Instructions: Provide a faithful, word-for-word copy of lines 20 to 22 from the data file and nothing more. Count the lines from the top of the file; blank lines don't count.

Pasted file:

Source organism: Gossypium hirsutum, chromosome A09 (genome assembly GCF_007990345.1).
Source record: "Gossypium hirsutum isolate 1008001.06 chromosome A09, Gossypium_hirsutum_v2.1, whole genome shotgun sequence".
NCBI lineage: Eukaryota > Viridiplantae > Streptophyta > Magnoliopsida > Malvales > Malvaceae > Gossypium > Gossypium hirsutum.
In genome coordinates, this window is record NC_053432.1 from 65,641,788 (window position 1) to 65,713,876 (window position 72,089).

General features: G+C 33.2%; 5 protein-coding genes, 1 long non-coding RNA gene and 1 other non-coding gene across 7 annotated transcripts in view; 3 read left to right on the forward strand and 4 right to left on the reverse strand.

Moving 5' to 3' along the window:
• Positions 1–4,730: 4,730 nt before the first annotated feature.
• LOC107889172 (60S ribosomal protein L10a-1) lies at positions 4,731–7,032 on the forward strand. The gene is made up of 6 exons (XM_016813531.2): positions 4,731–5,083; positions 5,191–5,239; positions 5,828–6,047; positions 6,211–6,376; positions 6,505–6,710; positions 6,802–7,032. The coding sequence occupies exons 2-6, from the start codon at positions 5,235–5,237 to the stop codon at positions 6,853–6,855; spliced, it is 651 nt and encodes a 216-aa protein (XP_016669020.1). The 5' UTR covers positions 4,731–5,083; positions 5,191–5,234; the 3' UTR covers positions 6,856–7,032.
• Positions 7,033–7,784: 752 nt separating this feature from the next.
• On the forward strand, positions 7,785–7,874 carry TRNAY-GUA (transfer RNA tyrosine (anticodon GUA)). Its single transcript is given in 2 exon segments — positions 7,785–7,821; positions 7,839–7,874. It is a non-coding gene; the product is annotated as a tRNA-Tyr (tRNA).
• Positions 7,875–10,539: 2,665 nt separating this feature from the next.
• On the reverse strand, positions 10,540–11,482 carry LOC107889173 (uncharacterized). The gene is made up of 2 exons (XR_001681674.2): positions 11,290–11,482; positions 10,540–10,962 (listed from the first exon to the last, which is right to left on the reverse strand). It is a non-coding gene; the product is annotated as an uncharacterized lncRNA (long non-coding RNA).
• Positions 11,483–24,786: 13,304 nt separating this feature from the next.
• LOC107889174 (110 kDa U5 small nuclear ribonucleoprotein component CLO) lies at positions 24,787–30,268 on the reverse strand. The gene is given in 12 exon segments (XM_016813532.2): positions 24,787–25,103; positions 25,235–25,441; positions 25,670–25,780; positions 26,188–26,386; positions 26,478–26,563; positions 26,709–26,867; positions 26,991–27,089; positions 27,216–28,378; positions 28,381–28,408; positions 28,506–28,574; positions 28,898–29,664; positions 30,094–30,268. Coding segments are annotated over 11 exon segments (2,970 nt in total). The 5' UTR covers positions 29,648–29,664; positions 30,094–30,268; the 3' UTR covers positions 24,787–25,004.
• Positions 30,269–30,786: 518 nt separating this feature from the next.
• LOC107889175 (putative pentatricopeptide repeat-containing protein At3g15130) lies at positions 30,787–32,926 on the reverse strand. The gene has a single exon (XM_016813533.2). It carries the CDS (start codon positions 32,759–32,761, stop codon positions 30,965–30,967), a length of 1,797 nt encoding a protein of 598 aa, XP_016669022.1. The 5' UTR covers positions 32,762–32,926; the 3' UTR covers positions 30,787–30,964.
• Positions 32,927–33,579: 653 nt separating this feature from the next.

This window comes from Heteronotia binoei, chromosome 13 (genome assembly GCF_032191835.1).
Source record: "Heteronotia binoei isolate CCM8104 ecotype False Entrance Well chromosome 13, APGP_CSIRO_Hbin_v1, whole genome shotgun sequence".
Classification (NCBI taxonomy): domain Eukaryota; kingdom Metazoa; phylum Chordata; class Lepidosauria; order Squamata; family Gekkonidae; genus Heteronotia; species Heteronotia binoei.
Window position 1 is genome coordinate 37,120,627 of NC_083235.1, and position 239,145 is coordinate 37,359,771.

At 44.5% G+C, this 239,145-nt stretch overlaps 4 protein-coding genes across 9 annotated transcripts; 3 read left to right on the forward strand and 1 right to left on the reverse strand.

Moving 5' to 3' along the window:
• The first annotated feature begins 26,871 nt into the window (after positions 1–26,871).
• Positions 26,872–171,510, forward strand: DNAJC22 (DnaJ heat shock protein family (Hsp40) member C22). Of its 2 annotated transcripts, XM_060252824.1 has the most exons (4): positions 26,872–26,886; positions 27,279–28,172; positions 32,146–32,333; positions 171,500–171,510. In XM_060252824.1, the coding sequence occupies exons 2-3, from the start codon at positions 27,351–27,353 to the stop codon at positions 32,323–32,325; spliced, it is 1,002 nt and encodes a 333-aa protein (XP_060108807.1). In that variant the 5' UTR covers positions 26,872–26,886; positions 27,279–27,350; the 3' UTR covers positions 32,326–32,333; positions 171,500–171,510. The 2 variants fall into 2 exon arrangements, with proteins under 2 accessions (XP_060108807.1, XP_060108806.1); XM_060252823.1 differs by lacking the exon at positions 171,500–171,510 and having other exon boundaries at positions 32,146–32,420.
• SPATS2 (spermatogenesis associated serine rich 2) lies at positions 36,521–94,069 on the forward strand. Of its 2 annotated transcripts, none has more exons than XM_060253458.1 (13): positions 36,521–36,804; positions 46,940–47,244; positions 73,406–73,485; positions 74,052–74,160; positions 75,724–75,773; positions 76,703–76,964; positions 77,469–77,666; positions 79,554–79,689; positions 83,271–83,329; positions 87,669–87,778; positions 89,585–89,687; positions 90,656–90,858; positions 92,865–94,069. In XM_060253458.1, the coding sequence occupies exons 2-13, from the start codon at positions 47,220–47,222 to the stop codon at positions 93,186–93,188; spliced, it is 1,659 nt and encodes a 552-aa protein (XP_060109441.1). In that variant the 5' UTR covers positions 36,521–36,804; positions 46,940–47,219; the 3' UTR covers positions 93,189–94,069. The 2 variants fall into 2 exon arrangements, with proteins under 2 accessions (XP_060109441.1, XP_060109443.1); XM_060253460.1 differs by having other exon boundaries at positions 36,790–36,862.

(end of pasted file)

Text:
Classification (NCBI taxonomy): domain Eukaryota; kingdom Metazoa; phylum Chordata; class Lepidosauria; order Squamata; family Gekkonidae; genus Heteronotia; species Heteronotia binoei.
Window position 1 is genome coordinate 37,120,627 of NC_083235.1, and position 239,145 is coordinate 37,359,771.

At 44.5% G+C, this 239,145-nt stretch overlaps 4 protein-coding genes across 9 annotated transcripts; 3 read left to right on the forward strand and 1 right to left on the reverse strand.